Colleges and universities handling federal financial aid will soon be required to step up their student data protection standards to meet the requirements of the Federal Trade Commission’s updated Safeguards Rule.
By June 9, 2023, colleges and universities will be expected to have completed a series of prescriptive actions to improve their cybersecurity and protect sensitive student information.
These actions include designating a “qualified individual” to oversee institutional information security, conducting a written risk assessment, composing a written incident response plan, increasing oversight of service providers, offering security training to staff and taking steps to control access to student information.
While these requirements were initially set to come into force by December 6, 2022, the FTC granted a six-month extension in November.
One of the difficulties for higher education institutions preparing to meet the requirements of the Safeguards Rule is that it may not always be clear when it should be applied, said James T. Shreve, a partner at the law firm Thompson Coburn.
The Safeguards Rule, part of the Gramm-Leach-Bliley Act, also known as the Financial Services Modernization Act, was designed to address how financial institutions should securely handle customer information and is not tailored to address how colleges handle student financial information, Shreve said.
“If you’re a bank or lender or security firm, most of what you do, maybe all of what you do, is financial in nature, so the Safeguards Rule applies to the whole enterprise,” said Shreve, who chairs his firm’s cybersecurity practice. “In higher education, your student lending program is a much smaller part of the overall operation.”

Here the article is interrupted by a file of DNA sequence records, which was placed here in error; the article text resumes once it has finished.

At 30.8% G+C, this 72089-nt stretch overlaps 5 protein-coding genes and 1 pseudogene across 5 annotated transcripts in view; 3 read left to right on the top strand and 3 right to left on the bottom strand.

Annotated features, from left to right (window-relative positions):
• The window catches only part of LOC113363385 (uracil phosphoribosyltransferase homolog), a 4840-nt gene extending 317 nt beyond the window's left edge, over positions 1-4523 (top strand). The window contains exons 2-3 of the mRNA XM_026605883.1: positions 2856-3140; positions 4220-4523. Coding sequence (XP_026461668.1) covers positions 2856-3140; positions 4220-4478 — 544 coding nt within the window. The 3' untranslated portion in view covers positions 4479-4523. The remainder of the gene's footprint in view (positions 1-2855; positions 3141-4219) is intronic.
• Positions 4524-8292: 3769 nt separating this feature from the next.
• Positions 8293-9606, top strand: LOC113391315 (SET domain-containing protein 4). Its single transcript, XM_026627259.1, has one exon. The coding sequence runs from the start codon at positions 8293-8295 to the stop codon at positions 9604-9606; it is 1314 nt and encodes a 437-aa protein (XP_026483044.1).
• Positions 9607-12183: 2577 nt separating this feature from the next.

While colleges are considered financial institutions by the FTC because they handle student financial data, it is not clear how institutions should “fence-in” the data that is, or is not, subject to the updated Safeguards rule requirements, said Shreve.
“It’d be great to get some insight from the FTC on this, but I don’t think we’re going to,” he said.
Among some of the more challenging protections for higher education institutions to implement is the requirement that student financial data be encrypted not only when it is being transferred between systems, but also when it is “at rest.”
Requiring institutions to store encrypted data can make it more cumbersome to work with, potentially slowing down systems that need to access this information regularly, Shreve said.
Additionally, new requirements for continuous monitoring can be “very expensive, and create enormous data logs,” he said.
“If you’re tracking what everybody is doing all the time, that is an enormous amount of data that you’re creating,” Shreve said.
He said there will likely be many institutions not in 100% in compliance by June 9, but the good news is that the FTC “can’t necessarily go after everybody.” Though he did recommend institutions “have a plan.”
“Look at all the control requirements you have to put in place, look at what you’re already doing and thing about things that you can do before the deadline,” Shreve said.
Documenting what can’t be done right now and setting a timeline for each item’s completion is a good fall-back option, he said, so “if the FTC comes, or the Department of Education looks at you, you have a plan for how you’re working to get into compliance.”